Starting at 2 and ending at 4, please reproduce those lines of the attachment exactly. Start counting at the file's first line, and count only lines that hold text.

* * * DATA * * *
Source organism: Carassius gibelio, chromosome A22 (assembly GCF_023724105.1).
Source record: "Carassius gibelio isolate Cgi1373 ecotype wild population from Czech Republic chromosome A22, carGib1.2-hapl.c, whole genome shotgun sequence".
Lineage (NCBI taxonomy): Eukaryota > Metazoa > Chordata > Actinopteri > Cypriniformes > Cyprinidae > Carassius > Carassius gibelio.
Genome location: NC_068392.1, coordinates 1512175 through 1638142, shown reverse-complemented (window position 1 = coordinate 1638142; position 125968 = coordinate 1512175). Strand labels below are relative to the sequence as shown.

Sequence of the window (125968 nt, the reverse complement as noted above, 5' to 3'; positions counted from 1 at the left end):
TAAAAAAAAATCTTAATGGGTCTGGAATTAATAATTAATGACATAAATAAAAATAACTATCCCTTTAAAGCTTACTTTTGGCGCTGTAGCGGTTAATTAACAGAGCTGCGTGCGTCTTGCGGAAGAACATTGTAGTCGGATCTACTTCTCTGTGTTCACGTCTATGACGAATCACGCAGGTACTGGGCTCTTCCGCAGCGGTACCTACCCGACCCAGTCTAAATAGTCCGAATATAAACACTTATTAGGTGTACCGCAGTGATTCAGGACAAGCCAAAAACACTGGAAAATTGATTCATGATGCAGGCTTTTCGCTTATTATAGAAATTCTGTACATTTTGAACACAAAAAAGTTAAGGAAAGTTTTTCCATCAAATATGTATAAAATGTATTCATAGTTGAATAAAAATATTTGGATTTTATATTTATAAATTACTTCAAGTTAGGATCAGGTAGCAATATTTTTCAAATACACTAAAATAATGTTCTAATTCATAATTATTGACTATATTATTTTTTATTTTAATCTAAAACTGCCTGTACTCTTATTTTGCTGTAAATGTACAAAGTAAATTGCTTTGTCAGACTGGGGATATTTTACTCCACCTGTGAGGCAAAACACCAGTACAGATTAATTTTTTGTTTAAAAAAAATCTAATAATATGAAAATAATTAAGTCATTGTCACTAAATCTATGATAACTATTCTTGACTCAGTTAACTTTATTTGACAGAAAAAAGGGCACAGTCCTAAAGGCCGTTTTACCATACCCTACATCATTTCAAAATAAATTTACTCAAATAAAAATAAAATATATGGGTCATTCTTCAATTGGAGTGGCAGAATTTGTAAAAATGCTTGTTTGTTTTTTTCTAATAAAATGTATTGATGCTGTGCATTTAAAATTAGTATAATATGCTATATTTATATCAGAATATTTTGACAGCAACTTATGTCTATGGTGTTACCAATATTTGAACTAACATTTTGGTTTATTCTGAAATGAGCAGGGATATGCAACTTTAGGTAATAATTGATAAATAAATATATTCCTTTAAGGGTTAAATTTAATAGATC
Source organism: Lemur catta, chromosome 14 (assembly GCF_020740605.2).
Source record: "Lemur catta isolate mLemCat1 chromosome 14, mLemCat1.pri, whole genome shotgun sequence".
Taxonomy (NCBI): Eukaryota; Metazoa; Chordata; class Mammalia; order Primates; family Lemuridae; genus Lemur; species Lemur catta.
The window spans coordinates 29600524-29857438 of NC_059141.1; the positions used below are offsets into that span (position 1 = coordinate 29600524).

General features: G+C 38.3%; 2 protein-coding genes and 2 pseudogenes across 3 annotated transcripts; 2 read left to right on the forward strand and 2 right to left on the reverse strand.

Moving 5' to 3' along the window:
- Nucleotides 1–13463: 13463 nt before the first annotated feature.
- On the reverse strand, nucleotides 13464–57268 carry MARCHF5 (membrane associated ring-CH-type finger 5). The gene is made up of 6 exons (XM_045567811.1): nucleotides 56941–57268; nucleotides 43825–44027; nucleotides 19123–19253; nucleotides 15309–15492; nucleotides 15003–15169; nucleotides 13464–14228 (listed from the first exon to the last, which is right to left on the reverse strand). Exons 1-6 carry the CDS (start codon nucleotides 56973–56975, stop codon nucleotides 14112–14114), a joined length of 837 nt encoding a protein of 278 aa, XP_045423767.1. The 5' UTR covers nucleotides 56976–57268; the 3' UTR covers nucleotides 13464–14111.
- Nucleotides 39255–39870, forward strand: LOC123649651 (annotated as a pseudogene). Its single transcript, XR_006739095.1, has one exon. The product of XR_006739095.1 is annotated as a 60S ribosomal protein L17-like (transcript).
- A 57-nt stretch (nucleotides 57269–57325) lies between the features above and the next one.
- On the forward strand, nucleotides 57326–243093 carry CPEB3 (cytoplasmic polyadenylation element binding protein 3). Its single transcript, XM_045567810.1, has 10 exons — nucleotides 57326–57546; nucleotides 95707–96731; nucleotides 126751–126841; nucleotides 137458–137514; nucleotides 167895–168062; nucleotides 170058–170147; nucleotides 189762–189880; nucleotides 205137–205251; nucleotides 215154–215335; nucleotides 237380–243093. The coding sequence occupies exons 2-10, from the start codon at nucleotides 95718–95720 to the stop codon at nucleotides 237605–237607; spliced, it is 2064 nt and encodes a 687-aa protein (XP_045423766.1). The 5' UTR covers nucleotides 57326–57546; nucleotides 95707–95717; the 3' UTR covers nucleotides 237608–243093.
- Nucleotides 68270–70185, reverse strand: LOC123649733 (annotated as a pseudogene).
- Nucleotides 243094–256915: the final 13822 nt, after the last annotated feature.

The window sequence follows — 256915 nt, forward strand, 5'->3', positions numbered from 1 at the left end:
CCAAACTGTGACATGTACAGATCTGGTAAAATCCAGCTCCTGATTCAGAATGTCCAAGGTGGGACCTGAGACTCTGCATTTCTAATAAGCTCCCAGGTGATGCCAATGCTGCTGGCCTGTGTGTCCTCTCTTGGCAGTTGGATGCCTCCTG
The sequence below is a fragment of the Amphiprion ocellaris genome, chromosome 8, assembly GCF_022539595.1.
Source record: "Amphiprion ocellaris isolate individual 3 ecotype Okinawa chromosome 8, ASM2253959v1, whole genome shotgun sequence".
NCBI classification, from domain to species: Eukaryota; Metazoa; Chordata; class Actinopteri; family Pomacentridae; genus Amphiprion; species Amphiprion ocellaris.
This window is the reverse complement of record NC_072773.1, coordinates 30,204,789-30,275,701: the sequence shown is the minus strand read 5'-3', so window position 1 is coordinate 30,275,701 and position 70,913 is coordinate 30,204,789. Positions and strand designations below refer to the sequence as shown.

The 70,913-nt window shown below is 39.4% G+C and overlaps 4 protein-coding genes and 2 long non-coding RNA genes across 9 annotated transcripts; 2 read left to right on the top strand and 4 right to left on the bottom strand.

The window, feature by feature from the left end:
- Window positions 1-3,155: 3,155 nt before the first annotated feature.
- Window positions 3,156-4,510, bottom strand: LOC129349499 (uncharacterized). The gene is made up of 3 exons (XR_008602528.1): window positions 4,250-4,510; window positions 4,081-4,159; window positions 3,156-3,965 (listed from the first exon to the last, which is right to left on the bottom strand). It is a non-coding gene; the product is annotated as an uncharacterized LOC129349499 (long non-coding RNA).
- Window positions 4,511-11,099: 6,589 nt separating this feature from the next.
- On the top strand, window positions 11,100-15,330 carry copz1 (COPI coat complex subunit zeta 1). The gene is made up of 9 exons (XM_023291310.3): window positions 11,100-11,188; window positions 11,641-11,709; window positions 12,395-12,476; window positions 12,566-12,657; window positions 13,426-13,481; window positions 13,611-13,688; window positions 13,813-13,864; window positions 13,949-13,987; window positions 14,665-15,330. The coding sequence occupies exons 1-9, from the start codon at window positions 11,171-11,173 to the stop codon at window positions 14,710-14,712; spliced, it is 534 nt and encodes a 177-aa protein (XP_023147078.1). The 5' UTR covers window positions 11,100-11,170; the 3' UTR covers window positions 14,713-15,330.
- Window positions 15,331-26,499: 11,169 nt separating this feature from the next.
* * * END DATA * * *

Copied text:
Source record: "Carassius gibelio isolate Cgi1373 ecotype wild population from Czech Republic chromosome A22, carGib1.2-hapl.c, whole genome shotgun sequence".
Lineage (NCBI taxonomy): Eukaryota > Metazoa > Chordata > Actinopteri > Cypriniformes > Cyprinidae > Carassius > Carassius gibelio.
Genome location: NC_068392.1, coordinates 1512175 through 1638142, shown reverse-complemented (window position 1 = coordinate 1638142; position 125968 = coordinate 1512175). Strand labels below are relative to the sequence as shown.